Here’s my researched story of another miner who died in the 1877 Pit Disaster. The Gold family members time in Blantyre was short lived and extremely tragic.
John GOLD was born in 1849 in Old Cumnock, Ayrshire, the 6th child to John Gold senior and Lillias Swan Clarkston. The large family lived at 22 Craig Row in Cambusnethan during the 1850’s and into the 1860’s.
At the young age of 11, John left his schooling and became a coalminer in Cambusnethan, like his older brother James and dad. His young age would have meant he was capable of crawling into small spaces within the mines, although some more sympathetic coalmasters may have given him other duties like minding pit ponies. However, the 1861 census clearly describes him as a “coalminer!”
On 7th April 1871, John married Mary Anne Roberts in Bothwell. (We’ll come back to the tragic life of this woman in a moment.) The couple lived at Cambusnethan during the early part of the 1870’s and a family soon followed. A son and daughter William and Jeanie in 1871, son John in 1873, then Mary, then a son Benjamin born on Hogmanay in Cambusnethan on 31st December 1876.
Seeking employment in the relatively new Dixon’s Collieries, John Gold came to Blantyre in early 1877, like his brothers, working on the mines. His family came with him, renting a home at Larkfield, near Barnhill. His time in Blantyre would be short lived.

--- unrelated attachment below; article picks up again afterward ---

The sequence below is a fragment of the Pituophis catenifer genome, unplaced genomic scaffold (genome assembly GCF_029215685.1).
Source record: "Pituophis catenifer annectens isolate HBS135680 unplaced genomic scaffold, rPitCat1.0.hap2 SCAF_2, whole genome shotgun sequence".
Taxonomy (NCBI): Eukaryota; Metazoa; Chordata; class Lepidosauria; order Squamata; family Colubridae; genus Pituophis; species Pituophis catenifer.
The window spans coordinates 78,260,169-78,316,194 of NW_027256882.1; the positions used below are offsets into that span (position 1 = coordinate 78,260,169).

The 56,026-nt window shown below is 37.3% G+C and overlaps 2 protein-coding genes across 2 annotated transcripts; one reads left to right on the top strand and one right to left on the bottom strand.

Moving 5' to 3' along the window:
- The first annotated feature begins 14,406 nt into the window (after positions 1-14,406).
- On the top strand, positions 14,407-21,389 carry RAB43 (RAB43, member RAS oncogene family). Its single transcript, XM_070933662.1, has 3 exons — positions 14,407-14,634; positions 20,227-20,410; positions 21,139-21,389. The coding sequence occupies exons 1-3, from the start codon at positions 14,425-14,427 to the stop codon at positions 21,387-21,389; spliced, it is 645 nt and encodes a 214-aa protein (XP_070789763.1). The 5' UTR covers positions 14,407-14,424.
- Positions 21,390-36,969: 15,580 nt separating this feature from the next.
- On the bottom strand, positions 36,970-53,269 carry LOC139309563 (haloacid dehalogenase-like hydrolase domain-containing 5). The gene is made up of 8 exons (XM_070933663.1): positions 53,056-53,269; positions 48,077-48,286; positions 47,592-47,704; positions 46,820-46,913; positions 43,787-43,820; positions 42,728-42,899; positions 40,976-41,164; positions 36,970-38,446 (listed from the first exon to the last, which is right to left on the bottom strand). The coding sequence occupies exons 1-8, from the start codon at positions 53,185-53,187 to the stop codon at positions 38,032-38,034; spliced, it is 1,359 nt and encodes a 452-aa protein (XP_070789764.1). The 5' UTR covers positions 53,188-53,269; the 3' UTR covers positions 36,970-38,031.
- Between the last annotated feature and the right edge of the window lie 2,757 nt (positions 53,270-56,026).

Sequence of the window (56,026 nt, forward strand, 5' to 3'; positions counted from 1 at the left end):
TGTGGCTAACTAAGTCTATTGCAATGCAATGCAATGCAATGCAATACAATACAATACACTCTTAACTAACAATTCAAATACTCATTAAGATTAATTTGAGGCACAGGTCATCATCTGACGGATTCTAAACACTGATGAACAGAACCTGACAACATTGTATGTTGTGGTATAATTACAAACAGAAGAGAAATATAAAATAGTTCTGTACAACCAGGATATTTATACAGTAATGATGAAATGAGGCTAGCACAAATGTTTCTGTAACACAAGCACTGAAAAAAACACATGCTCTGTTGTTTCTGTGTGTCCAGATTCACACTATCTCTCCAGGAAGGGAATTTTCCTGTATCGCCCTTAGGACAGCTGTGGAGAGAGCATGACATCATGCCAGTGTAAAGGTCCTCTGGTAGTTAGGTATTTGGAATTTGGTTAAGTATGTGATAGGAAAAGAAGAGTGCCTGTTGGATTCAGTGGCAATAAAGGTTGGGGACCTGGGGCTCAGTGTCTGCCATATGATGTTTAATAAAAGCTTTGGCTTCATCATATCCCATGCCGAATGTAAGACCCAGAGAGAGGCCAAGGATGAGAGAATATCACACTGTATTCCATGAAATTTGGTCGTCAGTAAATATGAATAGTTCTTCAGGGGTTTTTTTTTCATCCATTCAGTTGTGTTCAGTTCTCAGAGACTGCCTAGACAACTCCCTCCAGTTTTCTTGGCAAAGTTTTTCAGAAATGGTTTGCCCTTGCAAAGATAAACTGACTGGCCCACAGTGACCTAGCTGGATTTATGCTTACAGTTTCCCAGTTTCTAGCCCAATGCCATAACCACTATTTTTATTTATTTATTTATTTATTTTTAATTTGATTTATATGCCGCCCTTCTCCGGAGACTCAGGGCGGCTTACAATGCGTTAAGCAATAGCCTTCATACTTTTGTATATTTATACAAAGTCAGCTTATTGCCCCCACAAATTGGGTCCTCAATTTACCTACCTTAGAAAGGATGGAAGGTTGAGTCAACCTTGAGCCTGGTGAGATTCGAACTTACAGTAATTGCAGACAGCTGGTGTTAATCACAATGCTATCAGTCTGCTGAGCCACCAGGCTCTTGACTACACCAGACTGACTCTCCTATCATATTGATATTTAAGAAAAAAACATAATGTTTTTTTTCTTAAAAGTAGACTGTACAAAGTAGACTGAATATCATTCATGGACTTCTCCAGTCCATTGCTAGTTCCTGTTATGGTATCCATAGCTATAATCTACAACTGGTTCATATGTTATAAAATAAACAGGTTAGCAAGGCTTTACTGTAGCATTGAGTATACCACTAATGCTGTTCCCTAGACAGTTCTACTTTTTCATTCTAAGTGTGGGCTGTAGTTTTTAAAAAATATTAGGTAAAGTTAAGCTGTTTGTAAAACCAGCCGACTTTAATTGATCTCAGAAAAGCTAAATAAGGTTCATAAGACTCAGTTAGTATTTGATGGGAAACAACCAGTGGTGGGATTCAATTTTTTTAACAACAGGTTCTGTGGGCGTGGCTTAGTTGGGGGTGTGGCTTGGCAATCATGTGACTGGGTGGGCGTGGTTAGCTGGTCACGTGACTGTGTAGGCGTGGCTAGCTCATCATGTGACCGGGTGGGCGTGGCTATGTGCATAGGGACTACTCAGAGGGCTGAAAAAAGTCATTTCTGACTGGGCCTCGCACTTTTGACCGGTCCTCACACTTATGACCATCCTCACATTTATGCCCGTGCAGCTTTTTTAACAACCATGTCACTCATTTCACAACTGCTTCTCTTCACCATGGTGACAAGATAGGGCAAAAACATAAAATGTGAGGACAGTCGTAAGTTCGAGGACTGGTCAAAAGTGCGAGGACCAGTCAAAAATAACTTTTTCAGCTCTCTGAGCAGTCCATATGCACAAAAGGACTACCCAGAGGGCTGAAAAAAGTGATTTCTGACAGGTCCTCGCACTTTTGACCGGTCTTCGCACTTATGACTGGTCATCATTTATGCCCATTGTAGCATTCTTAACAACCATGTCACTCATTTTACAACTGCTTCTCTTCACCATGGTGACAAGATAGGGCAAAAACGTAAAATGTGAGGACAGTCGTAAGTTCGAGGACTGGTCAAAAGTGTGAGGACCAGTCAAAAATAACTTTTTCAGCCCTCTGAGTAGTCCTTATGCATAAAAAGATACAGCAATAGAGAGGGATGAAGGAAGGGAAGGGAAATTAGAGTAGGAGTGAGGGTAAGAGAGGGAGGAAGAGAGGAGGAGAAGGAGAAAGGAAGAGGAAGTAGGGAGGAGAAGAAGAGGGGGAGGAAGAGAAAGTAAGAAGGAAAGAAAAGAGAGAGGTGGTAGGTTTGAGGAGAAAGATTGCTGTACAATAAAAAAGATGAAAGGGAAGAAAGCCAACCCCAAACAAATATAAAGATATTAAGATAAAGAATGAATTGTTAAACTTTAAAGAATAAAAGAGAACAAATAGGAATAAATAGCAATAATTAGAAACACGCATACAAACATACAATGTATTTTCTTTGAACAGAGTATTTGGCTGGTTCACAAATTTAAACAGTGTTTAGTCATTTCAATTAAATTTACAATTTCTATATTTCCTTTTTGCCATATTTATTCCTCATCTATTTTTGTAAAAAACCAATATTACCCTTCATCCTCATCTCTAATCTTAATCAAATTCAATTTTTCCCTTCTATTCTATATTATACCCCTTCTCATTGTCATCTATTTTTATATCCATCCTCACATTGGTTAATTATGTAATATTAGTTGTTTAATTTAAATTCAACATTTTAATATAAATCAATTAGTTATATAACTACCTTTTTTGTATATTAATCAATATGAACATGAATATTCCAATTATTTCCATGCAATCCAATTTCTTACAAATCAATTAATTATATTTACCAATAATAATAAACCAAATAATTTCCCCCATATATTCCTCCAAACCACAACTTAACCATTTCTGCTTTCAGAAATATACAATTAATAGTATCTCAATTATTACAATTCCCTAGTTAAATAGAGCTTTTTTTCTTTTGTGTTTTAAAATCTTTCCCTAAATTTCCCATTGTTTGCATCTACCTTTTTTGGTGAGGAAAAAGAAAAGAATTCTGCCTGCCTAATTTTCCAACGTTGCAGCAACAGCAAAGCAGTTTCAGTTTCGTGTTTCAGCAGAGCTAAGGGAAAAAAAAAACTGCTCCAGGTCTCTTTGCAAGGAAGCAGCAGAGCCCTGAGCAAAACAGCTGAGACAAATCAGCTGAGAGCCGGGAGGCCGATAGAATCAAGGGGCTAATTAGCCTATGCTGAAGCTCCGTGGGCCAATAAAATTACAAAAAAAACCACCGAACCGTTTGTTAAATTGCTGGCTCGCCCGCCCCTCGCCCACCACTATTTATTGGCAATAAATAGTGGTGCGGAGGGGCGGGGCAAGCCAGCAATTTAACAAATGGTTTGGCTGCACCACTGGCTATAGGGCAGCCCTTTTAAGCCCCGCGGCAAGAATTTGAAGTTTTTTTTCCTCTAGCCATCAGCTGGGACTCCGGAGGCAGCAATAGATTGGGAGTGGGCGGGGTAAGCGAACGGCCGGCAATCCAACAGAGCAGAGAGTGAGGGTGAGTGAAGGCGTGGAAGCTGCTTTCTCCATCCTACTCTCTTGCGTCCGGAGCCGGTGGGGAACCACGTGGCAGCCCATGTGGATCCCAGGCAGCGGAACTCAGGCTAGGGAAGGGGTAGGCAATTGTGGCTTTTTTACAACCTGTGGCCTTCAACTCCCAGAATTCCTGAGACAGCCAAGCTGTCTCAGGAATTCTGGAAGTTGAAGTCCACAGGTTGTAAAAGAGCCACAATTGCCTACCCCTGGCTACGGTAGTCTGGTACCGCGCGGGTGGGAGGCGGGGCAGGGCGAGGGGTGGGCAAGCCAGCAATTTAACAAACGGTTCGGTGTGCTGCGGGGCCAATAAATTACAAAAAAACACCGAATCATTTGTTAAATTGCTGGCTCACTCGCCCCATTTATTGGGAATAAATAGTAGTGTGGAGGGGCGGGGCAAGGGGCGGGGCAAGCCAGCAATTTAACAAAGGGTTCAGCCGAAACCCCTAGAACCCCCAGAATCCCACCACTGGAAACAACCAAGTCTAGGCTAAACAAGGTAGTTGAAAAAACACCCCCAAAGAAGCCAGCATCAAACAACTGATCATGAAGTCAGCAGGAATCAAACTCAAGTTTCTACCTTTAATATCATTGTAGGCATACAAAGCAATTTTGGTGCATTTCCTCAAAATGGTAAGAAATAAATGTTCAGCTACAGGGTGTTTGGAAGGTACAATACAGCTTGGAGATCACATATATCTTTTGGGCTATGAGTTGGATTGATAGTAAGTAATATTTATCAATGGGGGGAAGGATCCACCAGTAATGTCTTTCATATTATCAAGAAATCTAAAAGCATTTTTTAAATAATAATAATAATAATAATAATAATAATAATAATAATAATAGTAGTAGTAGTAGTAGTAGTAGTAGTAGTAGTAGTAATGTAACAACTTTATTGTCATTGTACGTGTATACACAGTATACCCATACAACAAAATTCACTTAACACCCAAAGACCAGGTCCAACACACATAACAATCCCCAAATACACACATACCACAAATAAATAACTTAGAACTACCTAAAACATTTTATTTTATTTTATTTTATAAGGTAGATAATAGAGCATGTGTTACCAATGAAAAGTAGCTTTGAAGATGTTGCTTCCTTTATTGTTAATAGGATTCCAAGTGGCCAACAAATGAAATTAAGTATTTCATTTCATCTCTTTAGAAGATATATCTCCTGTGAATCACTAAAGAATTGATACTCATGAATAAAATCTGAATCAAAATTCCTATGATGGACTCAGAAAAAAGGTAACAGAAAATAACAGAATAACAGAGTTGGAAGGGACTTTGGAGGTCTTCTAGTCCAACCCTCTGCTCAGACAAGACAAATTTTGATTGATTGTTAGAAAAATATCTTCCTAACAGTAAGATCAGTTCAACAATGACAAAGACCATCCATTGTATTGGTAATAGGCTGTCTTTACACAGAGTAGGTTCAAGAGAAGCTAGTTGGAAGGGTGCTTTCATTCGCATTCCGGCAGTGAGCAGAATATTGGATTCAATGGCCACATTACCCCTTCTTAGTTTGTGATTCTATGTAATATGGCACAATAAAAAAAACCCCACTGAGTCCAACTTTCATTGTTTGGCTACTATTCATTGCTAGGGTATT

On the 22nd October 1877, the terrible explosion ripped through Dixon’s Pit 2 and 3 in High Blantyre killing over 200 men and boys. Amongst them was John Gold, age 28. His elder brother James (33), younger brothers Andrew (22) and Benjamin who he had named his baby after (24) also died.
John was one of the first miners to be retrieved from the depths. His widow Mary Gold (nee Roberts) signed the death certificate on 31st October 1877, just a week later. John and his brothers Benjamin, Andrew and James are all buried in the Cambusnethan Churchyard.
Mary’s life must have been absolutely shattered. The terrible thing about this tragedy is she not only lost her husband John in the pit disaster, but she had also lost 3 brother in laws AND 4 of her own brothers in the Roberts family! On that horrible morning, Mary lost 8 members of her family, something I’m not sure how she ever managed to get through.
Life immediately after the disaster would have been most difficult and with a large family it is not surprising that on 21st March 1879, she remarried, this time to Andrew Waddell. The couple, along with Mary’s children had already been living together at Annsfield, a building formerly located at Larkfield (and not to be confused with a later building of similar name on Glasgow Road)
Mary went on to have a further 6 children with Andrew, 11 children in her lifetime.
Young Benjamin Gold was only 10 months old when his father John died in the Pit Disaster. He was brought up by his mother Mary and stepdad Andrew Waddell and is pictured here with them around 1910. Looking into Mary’s eyes in this photo, even 30 or so years on, you can see the pain on this woman’s face and can only imagine her hatred for coalmining and the lasting grief for losing 8 people. Mary lived a long life until she was 90 years old, passing away in 1941 during WW2.